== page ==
Pierre Amédée Varin (1818-1883) [obit.] was the eldest of three engraver brothers from the Champagne region of France. He came from a long family line of artist/engravers that stretched back to the 17th century [Jean Varin]. Most of his engraving work was done in partnership with his brother, Eugene.
The anthropomorphic illustrations above come from a 2-volume set: 'Papillons - Metamorphoses Terrestres Des Peuples De L'Air', published by Gabriel de Gonet in 1852. It will come as no surprise to anyone familiar with the illustrations of JJ Grandville to learn that Varin had contributed some engraving work to Grandville's 1843 classic, 'Les Fleurs Animées'.
I saw no real mention of the nature of the text (by Eugene Nus and Antony Meray) that accompanied Varin's 35 hand coloured steel engravings - no doubt suitably odd, what with the inclusion of Chinese and American Indian motifs with the butterfly characters. Varin also published another outlandish anthropomorphic book, in ~1851: 'L’Empire des Légumes', which portrays people as vegetables. (Some more conservative images)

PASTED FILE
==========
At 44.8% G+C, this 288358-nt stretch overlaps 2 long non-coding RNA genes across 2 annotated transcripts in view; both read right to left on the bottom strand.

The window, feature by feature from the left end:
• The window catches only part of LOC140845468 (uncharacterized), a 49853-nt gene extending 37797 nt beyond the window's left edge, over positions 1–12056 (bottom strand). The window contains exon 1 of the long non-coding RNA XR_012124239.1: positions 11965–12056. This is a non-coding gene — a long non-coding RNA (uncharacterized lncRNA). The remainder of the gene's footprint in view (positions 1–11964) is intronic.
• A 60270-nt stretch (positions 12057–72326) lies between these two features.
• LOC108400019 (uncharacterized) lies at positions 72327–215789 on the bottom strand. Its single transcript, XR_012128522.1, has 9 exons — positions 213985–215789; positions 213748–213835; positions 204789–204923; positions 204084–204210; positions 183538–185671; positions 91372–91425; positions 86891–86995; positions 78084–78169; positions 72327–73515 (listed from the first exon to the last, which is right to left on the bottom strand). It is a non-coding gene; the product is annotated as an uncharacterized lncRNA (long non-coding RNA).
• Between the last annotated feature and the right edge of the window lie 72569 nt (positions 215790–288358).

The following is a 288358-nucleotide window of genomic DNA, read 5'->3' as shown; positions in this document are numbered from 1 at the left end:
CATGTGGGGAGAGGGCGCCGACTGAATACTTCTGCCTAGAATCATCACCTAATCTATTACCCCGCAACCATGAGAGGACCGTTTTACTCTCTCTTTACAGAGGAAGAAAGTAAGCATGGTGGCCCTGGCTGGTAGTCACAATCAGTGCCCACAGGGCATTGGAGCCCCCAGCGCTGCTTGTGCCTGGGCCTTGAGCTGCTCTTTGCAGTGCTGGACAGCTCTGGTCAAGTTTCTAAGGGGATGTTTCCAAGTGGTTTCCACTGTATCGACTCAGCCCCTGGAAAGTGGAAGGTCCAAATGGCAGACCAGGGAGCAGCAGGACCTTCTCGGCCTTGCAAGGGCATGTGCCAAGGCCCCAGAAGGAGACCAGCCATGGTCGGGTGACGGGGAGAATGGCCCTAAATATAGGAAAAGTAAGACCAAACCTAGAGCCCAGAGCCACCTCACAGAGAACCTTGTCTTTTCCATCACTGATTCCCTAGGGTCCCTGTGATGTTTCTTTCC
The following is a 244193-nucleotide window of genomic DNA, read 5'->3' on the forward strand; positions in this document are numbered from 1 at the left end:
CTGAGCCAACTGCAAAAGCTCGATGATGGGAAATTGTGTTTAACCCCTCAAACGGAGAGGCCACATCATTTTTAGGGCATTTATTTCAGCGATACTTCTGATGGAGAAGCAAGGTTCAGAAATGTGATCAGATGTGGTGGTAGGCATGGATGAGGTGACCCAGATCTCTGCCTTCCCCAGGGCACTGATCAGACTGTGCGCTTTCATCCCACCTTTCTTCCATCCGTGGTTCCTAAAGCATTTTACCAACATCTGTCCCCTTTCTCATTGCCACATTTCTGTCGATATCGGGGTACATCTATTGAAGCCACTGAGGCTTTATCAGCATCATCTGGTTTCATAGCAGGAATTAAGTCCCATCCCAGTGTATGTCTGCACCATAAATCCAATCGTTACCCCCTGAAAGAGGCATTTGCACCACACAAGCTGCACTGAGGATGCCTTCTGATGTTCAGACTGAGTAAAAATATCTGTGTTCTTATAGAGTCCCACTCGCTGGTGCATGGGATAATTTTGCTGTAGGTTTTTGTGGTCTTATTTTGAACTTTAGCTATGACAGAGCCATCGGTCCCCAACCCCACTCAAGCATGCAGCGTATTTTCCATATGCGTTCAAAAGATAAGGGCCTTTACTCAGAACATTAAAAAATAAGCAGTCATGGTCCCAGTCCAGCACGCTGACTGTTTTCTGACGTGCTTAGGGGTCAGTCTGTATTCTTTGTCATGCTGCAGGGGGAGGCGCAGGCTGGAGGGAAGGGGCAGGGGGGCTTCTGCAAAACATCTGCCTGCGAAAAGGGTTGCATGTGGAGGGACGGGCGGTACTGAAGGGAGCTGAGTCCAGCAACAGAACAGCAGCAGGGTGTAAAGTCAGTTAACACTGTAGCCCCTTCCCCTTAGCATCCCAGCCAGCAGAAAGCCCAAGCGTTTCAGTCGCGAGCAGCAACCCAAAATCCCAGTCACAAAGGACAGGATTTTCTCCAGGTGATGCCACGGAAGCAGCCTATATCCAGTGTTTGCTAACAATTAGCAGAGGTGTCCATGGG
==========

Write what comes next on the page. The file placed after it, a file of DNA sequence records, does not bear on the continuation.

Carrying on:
From what I can divine, both of these books are exceedingly rare so it was sheer luck that I discovered a fair number of plates from both have been recently posted at Panteek Prints. Butterflies and Vegetables (also).
Most of the above images (background cleaned and watermark eviscerated) do come from Panteek, but a few were found at Shigitatsu and here.
The illustration below ['The Fairy Queen'] has nothing to do with Varin but it's in the same imagery ballpark and I've been holding the link for a while. There are a number of illustrations from 'In Fairy Land. A series of pictures from the elf-world by Richard Doyle. With a poem by W. Allingham' 1870, at the British Library.